Hilary Duff was the first Disney Star in heavy rotation on MTV, She premiered "So Yesterday", which peaked at number one days later, and continue to top the countdown with the videos for "Our Lips Are Sealed", "Fly", "Wake Up", "Beat of My Heart" and"With Love" and her popularity was a determining factor for another Disney stars on TRL. Vanessa Hudgens premiered "Come Back to Me", which peaked at number three, and "Say OK", which only went to number ten. The Jonas Brothers premiered their songs "Hold On" and "SOS" on the show; "SOS" made it on the countdown peaking at number six. "When You Look Me in the Eyes" was on the charts for several weeks before peaking at number one, after fans crushed and flooded the TRL site by requesting the video hundreds of times on March 19, 2008.[46] "Burnin' Up" has also made it to the number-one spot on TRL. Ashley Tisdale premiered "He Said She Said" on TRL and it reached the number-one spot for 16 days and was retired at 40 days in the countdown, becoming the most successful song for a Disney recording artist in the show. Aly & AJ's videos for "Rush", "Chemicals React" and "Potential Breakup Song" have all been on the countdown with "Rush" peaking at number two and "Chemicals React" peaking at number four, and "Potential Breakup Song" peaking at number five. Miley Cyrus's "7 Things" premiered on TRL and reached number four on the show.

Video game

A PC video game called MTV Total Request Live Trivia was developed by Hypnotix and published by Take-Two Interactive, with a release on August 14, 2001. GameRankings rates it at 53.89% acclaim,[47] with a 48/100 grade from Metacritic.[48]

International versions

Past programs

TRL logo used in Italy.

Similar programs

See also

References

  1. ^ a b Carlson, Jen (September 16, 2008). "MTV Puts an End to TRL". gothamist. Retrieved July 22, 2022.
  2. ^ "Beyonce To Perform On 'TRL' Finale". MTV.
  3. ^ a b Koblin, John (July 30, 2017). "MTV Mines the Past for Its Future: 'Total Request Live'". New York Times. Retrieved July 30, 2017.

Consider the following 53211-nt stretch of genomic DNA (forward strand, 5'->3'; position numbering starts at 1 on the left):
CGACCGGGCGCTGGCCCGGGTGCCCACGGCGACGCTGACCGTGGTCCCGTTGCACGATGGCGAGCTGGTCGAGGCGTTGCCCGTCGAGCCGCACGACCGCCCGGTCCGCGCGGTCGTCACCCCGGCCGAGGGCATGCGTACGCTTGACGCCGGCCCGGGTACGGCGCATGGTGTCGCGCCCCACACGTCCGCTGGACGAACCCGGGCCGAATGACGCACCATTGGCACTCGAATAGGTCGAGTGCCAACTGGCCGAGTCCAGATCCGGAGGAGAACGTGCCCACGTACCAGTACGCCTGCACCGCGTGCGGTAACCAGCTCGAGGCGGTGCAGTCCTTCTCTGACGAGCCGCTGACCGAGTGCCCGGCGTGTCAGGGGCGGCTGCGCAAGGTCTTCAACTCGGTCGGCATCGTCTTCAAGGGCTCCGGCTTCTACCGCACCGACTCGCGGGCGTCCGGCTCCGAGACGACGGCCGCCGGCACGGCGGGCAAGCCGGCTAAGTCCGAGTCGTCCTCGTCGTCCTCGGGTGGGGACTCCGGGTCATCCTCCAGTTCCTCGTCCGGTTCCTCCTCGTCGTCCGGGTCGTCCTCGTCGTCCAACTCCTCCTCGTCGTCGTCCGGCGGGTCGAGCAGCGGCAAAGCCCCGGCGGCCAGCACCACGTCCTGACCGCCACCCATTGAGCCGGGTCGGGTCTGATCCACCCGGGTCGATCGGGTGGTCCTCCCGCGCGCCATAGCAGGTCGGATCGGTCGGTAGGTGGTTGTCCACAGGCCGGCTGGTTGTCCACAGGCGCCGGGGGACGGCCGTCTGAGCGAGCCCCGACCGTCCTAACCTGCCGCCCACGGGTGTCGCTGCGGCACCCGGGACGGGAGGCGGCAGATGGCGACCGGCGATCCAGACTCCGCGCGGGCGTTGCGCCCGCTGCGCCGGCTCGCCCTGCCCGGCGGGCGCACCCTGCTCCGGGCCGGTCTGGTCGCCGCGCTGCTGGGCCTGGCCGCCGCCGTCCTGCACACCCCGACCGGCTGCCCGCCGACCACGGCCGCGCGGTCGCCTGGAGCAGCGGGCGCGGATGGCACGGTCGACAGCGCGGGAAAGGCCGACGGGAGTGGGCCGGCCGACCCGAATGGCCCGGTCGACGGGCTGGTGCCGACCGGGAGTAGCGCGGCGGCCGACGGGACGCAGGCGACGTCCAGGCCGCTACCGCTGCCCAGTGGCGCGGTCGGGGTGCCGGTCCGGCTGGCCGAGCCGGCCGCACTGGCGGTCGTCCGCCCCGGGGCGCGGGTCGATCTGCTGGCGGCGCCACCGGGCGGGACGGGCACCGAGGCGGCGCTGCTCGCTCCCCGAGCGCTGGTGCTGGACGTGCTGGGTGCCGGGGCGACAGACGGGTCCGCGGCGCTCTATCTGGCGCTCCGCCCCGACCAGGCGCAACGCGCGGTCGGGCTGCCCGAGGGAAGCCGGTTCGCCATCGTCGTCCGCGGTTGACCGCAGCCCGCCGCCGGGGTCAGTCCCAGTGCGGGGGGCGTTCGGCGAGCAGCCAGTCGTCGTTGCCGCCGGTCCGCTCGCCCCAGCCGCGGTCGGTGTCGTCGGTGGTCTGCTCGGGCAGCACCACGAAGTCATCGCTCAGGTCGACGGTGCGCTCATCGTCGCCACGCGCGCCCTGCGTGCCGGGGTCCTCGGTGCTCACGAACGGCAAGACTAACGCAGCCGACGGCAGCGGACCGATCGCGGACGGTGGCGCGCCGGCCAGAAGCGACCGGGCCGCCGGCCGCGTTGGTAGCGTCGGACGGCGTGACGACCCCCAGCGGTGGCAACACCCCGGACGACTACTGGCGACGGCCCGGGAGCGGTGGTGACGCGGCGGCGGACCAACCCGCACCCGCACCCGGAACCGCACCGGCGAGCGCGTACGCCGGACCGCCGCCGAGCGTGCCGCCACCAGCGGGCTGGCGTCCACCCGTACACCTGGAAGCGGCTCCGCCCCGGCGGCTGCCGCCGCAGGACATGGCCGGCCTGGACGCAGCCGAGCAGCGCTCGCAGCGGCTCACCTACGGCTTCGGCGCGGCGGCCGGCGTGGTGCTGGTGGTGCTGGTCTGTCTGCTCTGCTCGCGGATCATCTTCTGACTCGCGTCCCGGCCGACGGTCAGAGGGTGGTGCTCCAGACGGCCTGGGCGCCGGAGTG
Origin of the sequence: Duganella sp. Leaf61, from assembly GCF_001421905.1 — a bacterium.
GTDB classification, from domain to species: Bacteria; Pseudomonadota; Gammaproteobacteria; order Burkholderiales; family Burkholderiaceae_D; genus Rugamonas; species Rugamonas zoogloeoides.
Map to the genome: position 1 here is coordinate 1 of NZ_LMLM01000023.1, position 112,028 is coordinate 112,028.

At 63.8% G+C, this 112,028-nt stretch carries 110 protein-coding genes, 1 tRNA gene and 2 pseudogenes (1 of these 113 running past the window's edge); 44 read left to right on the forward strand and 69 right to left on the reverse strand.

4. ^ "MTV's Total Request Live (TRL): The Real Story & Memorable Moments". August 8, 2017.
  5. ^ "Inside Total Request Live - Merchants Of Cool - FRONTLINE - PBS". www.pbs.org.
  6. ^ Vena, Jocelyn (November 17, 2008). "Hilarie Burton Says She Owes Career, From 'TRL' To 'One Tree Hill,' To 'Fairy Godfather' Carson Daly". MTV News.
  7. ^ Lofaro, Tony (May 21, 2001). "VJ lands gig at MTV". National Post – via Newspapers.com.
  8. ^ Jicha, Megan (April 5, 2006). "Former student returns on 'Request' to Blackman". The Huntington News. Northeastern University. Archived from the original on November 20, 2021. Retrieved November 20, 2021.
  9. ^ "TRL Tour". Billboard. Vol. 113, no. 29. July 21, 2001. p. 9. Retrieved September 3, 2021.
  10. ^ "How MTV's TRL Met Its Slow, But Inevitable Demise". LedgerNote. January 30, 2018. Retrieved July 29, 2021.
  11. ^ "Carson Daly Looks Back as TRL Counts Down its Final Days". November 14, 2008.
  12. ^ Ebersole, Leo; Wagner, Curt (September 3, 2003). "Whoville". Chicago Tribune – via Newspapers.com.
  13. ^ Diaz, Johnny (June 20, 2005). "Susie Castillo was inspired by her mom". The Scranton Tribune – via Newspapers.com.
  14. ^ "Quddus CV".
  15. ^ Fromm, Emily; Hamm, Liza (April 25, 2007). "MTV's Vanessa Minnillo to Leave 'TRL'". People.
  16. ^ Hau, Louis (February 15, 2007). "R.I.P. For MTV's TRL?". Forbes. Archived from the original on May 9, 2008. Retrieved February 17, 2007.
  17. ^ Becker, Anne (April 30, 2007). "MTV Favors 'YouRL' Swap for 'TRL'". Broadcasting & Cable. Archived from the original on January 5, 2016. Retrieved January 27, 2015.
  18. ^ Widdicombe, Ben (July 16, 2007). "New York Minute". New York Daily News. Archived from the original on January 4, 2013. Retrieved July 17, 2007.
  19. ^ Cohen, Jonathan (November 11, 2008). "Superstars Sign on For 'TRL' Finale". Billboard. Retrieved November 11, 2008.
  20. ^ Eng, Joyce (November 14, 2008). "Carson Daly Looks Back on TRL". TV Guide. Retrieved November 15, 2008.